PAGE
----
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  #51  
Old 04-01-2013, 05:09 AM
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Default Re: Red Clay Brick Oven in the Philippine Islands

Gudday
Chimneys get hot ,bloody hot ,especially steel so placing anything flammable near it like napa and wood will need some carefull thinking. I do however like the idea of an octagonal roof. Round stand ,octagon roof sounds like you want something a bit different than standard shape which is good. Think things through though something's are done for a good reason.
On your lime hunt don't except agricultural lime ,what you asking for is builders lime ,slaked lime , hydrated lime .
Regards dave
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  #52  
Old 04-01-2013, 06:18 AM
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Default Re: Red Clay Brick Oven in the Philippine Islands

That is one beautiful site you have there!
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  #53  
Old 04-02-2013, 10:56 PM
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Default Re: Red Clay Brick Oven in the Philippine Islands

Thank you Dave, I'll heed your advice! Don't know how I'll attach a roof to the chimney, that's going to require some thought. I'll make sure the lime is good for refractory, or I'll take my chances with open eyes. One the octagonal roof, I figure with a round stand a roof approaching round makes sense. Besides, I'm not a big fan of right angles in a home, though there are some in mine I try to limit them, break things up a bit.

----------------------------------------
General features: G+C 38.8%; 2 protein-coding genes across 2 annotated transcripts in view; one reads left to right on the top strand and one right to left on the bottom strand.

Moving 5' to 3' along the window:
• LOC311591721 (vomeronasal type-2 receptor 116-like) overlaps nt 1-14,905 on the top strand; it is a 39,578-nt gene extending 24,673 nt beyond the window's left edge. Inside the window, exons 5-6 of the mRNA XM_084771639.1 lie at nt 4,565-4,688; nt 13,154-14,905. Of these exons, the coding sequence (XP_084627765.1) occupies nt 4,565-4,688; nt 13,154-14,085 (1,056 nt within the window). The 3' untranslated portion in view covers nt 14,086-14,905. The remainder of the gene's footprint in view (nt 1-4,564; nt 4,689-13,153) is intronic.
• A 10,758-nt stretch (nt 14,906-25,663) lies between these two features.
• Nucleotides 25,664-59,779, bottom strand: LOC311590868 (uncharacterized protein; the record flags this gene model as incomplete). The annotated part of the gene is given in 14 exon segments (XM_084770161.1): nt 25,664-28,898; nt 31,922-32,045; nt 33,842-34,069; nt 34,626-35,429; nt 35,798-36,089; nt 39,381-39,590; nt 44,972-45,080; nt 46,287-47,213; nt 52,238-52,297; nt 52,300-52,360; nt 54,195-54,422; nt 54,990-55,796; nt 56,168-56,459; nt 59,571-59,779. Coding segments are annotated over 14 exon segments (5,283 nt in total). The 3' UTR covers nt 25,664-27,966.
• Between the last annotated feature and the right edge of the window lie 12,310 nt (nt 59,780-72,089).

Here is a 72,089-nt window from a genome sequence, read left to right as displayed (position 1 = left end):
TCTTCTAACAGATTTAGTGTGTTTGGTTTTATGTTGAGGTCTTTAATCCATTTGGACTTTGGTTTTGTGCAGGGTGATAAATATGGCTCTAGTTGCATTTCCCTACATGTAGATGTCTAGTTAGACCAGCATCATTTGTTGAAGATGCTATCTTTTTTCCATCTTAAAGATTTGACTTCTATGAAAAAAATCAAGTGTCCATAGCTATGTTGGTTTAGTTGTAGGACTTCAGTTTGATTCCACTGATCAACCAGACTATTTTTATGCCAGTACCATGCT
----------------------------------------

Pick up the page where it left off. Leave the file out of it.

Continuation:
stonecutter, thanks, its been a long few years designing and building it. Kids love the pool, and that means a lot. Funny, I started the pool before the kids came along. We're adopting a brother and sister who are related to my wife. Its a long story but a typhoon left their family destitute and the parents came looking for someone to adopt them. So, watch out if you build a pool, the kids come next.

Last edited by Lancer; 04-02-2013 at 11:08 PM.
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  #54  
Old 04-02-2013, 11:23 PM
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Default Re: Red Clay Brick Oven in the Philippine Islands

A general question... We took some rice to the mill yesterday and I studied the device that mills and separates it. There are three shutes out of the mill, one is for the rice, one for a fine husk powder which the pigs eat, and the last for husk roughage which, while still fine, isn't good for anything. There are piles of the stuff by every rice mill and it can be had for free. This I plan on burning on top of my wood fire. Get a good hot wood fire going and put this stuff on top, free fuel right? The first ever rice husk fired pizza oven. Well wood and rice...